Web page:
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World J Gastroenterol. Sep 7, 2014; 20(33): 11496-11504
Published online Sep 7, 2014. doi: 10.3748/wjg.v20.i33.11496
Ulcerative colitis: From inflammation to cancer. Do estrogen receptors have a role?
Mariabeatrice Principi, Michele Barone, Maria Pricci, Nicola De Tullio, Giuseppe Losurdo, Enzo Ierardi, Alfredo Di Leo
Mariabeatrice Principi, Maria Pricci, Nicola De Tullio, Giuseppe Losurdo, Enzo Ierardi, Alfredo Di Leo, Division of Gastroenterology, Department of Emergency and Organ Transplantation, University of Bari, 70124 Bari, Italy
Michele Barone, Division of Gastroenterology, Department of Medical and Surgical Sciences, University of Foggia, 71100 Foggia, Italy
Author contributions: Principi M, Barone M, Ierardi E and Di Leo A, designed the study, revised the manuscript and approved the final version; Pricci M, De Tullio N and Losurdo G collected the data and revised the final version before approval.
Correspondence to: Enzo Ierardi, MD, Adjunct Professor, Associate Professor, Senior Scientist, Division of Gastroenterology, Department of Emergency and Organ Transplantation, University of Bari, Piazza Umberto I, 70124 Bari, Italy.
Telephone: +39-80-5592577 Fax: +39-80-5593088
Received: February 20, 2014
Revised: March 29, 2014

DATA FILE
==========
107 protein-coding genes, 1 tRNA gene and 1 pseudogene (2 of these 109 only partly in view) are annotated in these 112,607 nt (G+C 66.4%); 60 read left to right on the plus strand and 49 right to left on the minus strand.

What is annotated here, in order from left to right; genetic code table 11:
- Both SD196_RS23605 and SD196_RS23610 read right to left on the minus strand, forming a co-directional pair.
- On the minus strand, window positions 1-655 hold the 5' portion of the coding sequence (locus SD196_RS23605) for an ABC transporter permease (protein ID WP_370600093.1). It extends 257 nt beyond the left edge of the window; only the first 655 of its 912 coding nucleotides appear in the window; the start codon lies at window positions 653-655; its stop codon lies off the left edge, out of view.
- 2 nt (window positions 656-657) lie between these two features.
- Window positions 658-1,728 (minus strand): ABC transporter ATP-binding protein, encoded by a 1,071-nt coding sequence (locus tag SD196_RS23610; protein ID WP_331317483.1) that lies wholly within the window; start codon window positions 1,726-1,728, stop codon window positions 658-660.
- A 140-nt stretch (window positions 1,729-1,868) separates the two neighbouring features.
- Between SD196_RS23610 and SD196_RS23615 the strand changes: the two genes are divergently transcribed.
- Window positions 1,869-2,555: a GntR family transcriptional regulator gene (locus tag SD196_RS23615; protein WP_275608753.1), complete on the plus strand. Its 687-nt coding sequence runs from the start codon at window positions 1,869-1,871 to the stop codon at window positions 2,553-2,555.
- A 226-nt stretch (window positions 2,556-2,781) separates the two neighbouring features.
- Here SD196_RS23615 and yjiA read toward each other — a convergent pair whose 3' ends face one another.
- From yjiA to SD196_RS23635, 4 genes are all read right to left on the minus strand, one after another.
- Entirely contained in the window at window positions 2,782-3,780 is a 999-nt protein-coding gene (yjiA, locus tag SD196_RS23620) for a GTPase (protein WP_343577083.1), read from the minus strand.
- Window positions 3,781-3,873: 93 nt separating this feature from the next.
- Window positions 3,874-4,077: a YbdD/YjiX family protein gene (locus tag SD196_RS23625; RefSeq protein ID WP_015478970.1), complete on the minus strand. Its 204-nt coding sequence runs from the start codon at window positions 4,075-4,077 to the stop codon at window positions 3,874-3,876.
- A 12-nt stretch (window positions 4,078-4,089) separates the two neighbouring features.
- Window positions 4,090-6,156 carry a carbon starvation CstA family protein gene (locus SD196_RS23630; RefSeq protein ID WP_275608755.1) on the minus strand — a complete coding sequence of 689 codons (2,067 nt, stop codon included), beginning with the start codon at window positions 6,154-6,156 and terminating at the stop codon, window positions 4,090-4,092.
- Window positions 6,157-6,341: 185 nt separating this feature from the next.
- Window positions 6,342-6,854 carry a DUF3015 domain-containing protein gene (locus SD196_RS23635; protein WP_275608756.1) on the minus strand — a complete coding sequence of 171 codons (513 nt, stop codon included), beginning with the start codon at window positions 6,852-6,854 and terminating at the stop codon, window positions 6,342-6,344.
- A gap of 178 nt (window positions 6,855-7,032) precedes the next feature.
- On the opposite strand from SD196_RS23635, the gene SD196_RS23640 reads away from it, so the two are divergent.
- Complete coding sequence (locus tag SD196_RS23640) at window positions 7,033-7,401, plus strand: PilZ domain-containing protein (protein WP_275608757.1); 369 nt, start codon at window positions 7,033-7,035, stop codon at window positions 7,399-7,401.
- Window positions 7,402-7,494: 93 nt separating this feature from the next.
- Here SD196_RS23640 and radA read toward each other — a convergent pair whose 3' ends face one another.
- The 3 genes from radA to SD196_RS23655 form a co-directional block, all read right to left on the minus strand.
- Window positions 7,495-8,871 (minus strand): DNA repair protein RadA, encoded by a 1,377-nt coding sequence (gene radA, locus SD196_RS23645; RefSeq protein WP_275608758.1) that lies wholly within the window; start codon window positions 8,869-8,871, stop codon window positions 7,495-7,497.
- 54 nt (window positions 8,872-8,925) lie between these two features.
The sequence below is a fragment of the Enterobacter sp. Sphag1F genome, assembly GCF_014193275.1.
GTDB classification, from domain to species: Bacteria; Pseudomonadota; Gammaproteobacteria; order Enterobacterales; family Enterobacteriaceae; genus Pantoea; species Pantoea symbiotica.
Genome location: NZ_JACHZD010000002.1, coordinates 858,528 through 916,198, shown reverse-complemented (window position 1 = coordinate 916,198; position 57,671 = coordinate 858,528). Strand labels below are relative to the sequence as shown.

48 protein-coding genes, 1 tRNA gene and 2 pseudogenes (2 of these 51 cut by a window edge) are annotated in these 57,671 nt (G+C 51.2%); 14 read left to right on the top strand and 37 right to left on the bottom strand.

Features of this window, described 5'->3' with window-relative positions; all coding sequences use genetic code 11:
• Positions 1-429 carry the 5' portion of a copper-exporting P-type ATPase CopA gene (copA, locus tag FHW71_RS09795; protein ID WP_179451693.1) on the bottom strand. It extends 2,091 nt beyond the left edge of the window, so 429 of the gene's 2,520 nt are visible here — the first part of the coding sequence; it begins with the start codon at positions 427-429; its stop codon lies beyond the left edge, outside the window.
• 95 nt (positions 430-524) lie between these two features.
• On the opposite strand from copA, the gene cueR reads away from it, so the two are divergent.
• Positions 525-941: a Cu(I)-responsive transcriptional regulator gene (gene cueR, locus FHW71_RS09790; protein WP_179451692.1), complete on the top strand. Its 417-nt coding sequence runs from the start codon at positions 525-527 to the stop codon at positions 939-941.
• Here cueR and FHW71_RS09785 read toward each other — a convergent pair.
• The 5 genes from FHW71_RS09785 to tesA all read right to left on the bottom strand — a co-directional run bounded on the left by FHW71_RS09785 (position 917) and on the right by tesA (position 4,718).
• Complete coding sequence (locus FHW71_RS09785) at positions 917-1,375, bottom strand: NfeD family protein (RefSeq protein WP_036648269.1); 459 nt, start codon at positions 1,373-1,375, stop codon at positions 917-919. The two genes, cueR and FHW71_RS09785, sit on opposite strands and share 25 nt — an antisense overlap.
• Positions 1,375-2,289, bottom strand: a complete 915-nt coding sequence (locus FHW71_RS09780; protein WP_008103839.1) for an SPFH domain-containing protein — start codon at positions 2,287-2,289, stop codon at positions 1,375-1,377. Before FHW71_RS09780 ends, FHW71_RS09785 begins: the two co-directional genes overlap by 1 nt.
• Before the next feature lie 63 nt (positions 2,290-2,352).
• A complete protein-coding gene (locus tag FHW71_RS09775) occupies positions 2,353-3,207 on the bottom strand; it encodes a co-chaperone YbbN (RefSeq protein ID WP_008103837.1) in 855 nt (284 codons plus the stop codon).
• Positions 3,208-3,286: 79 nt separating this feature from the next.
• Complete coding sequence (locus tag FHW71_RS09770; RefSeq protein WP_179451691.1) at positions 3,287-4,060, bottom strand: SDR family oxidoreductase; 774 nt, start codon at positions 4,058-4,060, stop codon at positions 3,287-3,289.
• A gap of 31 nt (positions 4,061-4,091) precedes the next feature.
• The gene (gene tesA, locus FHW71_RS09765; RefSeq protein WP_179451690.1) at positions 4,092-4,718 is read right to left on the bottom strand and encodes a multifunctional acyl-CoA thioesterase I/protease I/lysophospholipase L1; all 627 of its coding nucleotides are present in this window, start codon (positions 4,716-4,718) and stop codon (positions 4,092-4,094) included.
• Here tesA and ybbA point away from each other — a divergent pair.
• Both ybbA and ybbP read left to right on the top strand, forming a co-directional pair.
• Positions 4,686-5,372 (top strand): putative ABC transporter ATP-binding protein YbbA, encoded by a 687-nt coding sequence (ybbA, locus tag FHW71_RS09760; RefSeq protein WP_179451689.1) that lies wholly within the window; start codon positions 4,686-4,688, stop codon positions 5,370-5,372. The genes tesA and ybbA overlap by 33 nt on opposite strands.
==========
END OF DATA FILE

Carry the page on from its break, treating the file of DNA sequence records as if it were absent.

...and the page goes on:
Accepted: May 23, 2014
Published online: September 7, 2014


Ulcerative colitis (UC) is a condition at increased risk for colorectal carcinoma (CRC) development. Nowadays, screening and follow-up programs are routinely performed worldwide to promote the early detection of CRCs in subjects with well known risk factors (extent, duration and severity of the disorder). The diffusion of these procedures is presumably the main reason for the marked reduction of cancer incidence and mortality in the course of UC. In addition, chemoprevention has been widely investigated and developed in many medical fields, and aspirin has shown a preventive effect against CRC, while mesalazine has been strongly invoked as a potential chemopreventive agent in UC. However, available studies show some limitations due to the obvious ethical implications of drug withdrawal in UC in order to design a control group. The estrogen receptors (ER) alpha/beta balance seems to have a relevant influence on colorectal carcinogenesis and ER beta appears to parallel apoptosis, and hence an anti-carcinogenic effect. Phytoestrogens are compounds acting as ER beta agonists and have shown a promising chemopreventive effect on sporadic as well as genetically inherited CRC. There is evidence suggesting a role for ERs in UC-related carcinogenesis. In this perspective, since these substances can be considered as dietary supplements and are completely free from side effects, phytoestrogens could be an interesting option for CRC prevention, even when the disease is a consequence of long-term chronic inflammation, as in the course of UC. Further studies of their effects are warranted in both the basic research and clinical fields.

Key Words: Ulcerative colitis, Epithelial dysplasia, Colorectal cancer, Estrogen receptors, Chemoprevention, Phytoestrogens, Dietary supplementation, Inflammatory bowel disease

Core tip: The present work outlines the main data regarding a possible involvement of estrogen receptors in colorectal carcinogenesis, paying particular attention to cancer arising in the course of ulcerative colitis. A protective role for beta receptors has been suggested by many studies. The challenge for the future could be to devise chemopreventive strategies against colorectal carcinoma employing estrogen receptor beta agonists, such as phytoestrogens.